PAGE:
In my quest to read all the Newbery Medal winners, I decided to tackle one of the oldest books given this award and The Voyages of Doctor Dolittle. I had a hard time getting through this, and I need to be honest here, I skimmed a lot of this book. A LOT. If it weren’t for my stated goal of reading all the Newbery Medal Winners, I don’t think would have done finished the book. The Voyages of Doctor Dolittle won the Newbery Medal in 1923, which was the second year this award was presented. I knew going in that it was likely to reflect some of the more problematic aspects of the era, and I was not wrong. As I was expecting that, I was ready to move past those parts of the book, but the story in general was just not engaging and I found the writing to be a little stilted.
Honestly, as an introduction to Dr. Doolitle, this book isn’t too bad. We start with young Tommy Stubbins who lives in the same town as the Doctor, though has never heard of him. He becomes acquainted with Dolittle because of an injured squirrel and decides he wants to become Dolittle’s apprentice. The rest of the book follows Dolittle as he searches for Long Arrow, a Native American naturalist, and attempts to learn the language of the shellfish. I would be far more impressed with this inclusion of a non-white character if the book didn’t make it 100% clear that Long Arrow wasn’t as good as Dolittle and there weren’t strong whiffs of the magical injun trope every time he was mentioned. The book also has the character of Bumpo, an African prince who was introduced in the first book, and it is not good. I mean, he may be attending Oxford, but at one point he jokingly suggest cannibalism. There’s also a minor plot point where Dolittle becomes king of an island after solving the problems those silly natives just couldn’t work out. This book has issues with colonialism is what I’m saying.
As a side note, that has nothing to do with anything, there are an awful lot of predators and prey living side-by-side. Predators, including the human characters, eating meat around the animals that meat comes from without a hint of conflict. I had a hard time buying that a bird housekeeper would have no problem cooking the household meals, meals which likely included chicken. I’m not sure why this particular aspect of the book is what bounced off my wall of disbelief, but there you go.
The thing that I do find redeeming about the book is the character of Dolittle himself. He’s a scientist, whose curiosity is what leads him to travel the world in search of new animals to talk to. He’s kind and his love of animals comes through (despite him eating meat, and I suspect this is simply my modern sensibilities talking as they are far more used to vegan animal activists). Dolittle displays a respect for animals, and a desire to see the end of their suffering, that feels almost revolutionary for a book written in 1922. There’s one episode where Dolittle takes down the bullfighting sport in Spain, because it is so cruel to the bulls. I mean, he’s in Spain because he’s running low on salted beef, but details. I can see why he’s considered an inspiration for so many veterinarians and animal activists. I’ve been wondering why we don’t see more Dr. Dolittle inspired works, the first two books fall into the public domain here in the US, and I do think the bones of the story are good. If you eliminate the colonialism and the racism then it’s basically a story about an animal lover spreading his knowledge around the world. And then I realized that Mrs. Frizzle and the Magic Schoolbus is his spiritual decedent.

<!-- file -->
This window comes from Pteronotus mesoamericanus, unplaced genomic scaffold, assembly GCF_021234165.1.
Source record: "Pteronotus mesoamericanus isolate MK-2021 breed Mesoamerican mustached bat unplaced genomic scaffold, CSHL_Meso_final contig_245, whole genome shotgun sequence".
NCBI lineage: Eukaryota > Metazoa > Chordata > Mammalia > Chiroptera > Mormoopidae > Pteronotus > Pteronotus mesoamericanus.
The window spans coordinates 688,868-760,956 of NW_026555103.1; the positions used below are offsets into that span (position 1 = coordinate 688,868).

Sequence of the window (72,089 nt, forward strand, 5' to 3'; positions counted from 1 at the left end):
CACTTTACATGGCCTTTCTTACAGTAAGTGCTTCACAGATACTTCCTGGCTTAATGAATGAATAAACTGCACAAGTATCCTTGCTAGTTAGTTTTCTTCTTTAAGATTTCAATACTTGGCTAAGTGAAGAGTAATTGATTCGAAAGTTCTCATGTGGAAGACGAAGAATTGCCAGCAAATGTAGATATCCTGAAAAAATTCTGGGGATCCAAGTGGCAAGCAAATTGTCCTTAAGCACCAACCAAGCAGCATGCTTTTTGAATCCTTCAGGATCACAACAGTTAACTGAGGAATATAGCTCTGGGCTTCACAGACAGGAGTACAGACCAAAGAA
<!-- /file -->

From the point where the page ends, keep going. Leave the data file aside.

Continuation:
I suspect that younger children would enjoy this far more than I did. I kept getting pulled out of the story by some of the silliness, and I do think a child would appreciate it more and not be quite so bothered by the writing style. That being said, because of the racism inherent in the story (and the version I read was edited a bit for content) I would be hesitant to give it to a child to read, so heavy supervision is required with this one.